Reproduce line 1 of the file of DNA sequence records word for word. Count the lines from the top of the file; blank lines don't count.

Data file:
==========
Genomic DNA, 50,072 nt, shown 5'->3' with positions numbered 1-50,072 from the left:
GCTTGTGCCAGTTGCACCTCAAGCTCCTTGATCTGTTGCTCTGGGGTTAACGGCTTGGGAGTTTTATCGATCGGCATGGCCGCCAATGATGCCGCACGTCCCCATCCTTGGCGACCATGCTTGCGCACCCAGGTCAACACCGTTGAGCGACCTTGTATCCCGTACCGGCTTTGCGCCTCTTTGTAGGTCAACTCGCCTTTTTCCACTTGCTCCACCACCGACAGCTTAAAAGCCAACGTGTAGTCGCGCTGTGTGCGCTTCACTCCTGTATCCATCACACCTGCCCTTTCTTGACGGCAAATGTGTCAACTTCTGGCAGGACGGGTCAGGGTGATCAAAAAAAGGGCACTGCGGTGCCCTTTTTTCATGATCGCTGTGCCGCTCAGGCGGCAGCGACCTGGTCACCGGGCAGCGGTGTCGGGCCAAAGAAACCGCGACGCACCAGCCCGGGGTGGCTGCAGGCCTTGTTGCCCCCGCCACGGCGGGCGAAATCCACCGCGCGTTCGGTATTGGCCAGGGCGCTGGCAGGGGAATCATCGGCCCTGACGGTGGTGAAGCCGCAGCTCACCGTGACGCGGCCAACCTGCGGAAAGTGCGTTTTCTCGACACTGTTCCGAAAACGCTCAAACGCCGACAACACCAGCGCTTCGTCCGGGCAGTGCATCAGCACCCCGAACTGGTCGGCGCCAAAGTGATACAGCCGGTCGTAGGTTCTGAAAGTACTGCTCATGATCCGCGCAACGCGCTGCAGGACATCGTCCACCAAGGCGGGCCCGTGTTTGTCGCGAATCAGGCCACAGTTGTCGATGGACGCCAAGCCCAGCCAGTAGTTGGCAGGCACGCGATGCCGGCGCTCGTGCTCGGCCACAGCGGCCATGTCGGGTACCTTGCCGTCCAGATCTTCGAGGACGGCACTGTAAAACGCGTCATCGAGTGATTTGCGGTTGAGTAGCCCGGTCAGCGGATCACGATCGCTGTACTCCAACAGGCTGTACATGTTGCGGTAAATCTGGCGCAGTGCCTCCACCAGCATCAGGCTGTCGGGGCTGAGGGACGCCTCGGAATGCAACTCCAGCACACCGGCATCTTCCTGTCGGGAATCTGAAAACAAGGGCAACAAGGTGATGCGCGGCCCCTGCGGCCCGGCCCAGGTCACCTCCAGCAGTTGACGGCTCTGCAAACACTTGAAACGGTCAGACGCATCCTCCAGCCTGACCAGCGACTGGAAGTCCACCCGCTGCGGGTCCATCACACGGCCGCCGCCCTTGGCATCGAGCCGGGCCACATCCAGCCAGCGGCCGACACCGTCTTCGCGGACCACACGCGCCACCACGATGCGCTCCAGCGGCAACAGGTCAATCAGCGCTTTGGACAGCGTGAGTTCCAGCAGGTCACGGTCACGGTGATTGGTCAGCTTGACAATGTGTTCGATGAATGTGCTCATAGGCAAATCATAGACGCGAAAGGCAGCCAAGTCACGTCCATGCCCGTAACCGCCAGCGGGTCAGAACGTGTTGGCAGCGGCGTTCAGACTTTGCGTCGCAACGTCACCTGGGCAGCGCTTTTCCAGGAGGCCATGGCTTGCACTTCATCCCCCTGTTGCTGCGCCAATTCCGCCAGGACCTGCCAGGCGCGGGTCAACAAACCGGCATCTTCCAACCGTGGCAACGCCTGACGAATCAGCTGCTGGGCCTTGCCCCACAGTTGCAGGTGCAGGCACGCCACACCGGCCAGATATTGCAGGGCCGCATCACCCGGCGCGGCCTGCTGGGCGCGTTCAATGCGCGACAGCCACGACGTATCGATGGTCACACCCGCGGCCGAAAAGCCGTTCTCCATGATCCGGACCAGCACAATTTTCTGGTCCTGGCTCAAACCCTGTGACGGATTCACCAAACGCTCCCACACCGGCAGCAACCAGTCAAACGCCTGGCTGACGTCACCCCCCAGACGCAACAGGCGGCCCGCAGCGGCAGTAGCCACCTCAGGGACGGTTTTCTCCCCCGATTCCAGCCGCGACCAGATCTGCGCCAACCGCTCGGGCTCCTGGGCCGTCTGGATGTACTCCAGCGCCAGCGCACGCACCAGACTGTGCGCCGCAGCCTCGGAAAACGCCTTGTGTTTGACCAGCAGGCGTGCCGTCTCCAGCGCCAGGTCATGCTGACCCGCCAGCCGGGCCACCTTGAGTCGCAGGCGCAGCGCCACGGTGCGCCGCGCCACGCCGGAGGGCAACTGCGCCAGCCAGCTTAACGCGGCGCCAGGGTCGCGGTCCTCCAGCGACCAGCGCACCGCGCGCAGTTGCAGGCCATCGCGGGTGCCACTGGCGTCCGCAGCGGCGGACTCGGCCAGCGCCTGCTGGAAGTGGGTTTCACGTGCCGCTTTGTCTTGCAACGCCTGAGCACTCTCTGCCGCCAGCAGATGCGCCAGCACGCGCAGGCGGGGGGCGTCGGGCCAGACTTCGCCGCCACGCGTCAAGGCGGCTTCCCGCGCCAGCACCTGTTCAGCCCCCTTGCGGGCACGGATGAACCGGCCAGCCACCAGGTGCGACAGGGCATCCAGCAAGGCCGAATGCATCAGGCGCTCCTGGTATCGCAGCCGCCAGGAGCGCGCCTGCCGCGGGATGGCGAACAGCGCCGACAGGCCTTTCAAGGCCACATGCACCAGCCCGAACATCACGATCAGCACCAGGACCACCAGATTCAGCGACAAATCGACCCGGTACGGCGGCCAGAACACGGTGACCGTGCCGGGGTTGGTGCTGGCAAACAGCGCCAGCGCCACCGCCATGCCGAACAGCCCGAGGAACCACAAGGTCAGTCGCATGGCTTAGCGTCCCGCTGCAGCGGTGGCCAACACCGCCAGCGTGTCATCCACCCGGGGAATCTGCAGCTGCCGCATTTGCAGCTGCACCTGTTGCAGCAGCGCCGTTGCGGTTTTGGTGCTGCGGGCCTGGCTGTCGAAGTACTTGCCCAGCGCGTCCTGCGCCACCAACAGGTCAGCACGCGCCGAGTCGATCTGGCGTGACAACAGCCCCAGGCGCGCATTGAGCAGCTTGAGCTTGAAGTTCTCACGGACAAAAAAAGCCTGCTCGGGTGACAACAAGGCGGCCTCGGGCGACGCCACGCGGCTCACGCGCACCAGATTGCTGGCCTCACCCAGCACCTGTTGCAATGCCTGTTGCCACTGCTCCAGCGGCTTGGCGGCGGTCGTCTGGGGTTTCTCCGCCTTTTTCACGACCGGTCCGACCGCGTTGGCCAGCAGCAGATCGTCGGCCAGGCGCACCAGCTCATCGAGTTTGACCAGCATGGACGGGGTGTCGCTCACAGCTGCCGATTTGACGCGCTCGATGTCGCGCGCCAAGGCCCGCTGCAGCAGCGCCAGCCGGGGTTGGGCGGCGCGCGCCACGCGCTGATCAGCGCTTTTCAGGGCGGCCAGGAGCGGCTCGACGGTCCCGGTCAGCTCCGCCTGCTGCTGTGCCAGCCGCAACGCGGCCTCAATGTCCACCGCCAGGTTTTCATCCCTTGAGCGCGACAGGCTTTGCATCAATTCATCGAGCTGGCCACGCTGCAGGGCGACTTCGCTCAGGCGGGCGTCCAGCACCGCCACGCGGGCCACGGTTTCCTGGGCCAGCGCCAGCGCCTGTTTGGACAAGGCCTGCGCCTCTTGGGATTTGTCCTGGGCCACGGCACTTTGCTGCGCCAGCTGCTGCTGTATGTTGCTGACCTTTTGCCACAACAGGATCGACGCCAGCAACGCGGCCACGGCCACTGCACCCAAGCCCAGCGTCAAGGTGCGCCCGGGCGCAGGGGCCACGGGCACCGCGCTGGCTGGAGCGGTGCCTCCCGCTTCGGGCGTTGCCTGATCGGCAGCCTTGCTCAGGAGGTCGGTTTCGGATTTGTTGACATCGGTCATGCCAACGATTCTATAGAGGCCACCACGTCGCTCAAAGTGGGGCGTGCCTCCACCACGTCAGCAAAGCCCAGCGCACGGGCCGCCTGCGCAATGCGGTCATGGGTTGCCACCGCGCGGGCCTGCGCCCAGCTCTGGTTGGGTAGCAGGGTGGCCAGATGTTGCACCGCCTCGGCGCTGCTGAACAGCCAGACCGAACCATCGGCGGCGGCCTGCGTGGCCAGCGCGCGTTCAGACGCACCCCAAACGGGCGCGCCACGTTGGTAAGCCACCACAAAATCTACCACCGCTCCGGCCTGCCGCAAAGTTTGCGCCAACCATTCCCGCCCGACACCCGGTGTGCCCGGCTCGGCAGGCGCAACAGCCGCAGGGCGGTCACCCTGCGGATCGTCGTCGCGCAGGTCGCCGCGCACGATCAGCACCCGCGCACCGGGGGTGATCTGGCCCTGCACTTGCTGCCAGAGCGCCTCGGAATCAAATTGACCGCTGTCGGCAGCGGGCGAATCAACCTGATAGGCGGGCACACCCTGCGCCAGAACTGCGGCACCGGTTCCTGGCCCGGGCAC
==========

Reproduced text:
Genomic DNA, 50,072 nt, shown 5'->3' with positions numbered 1-50,072 from the left: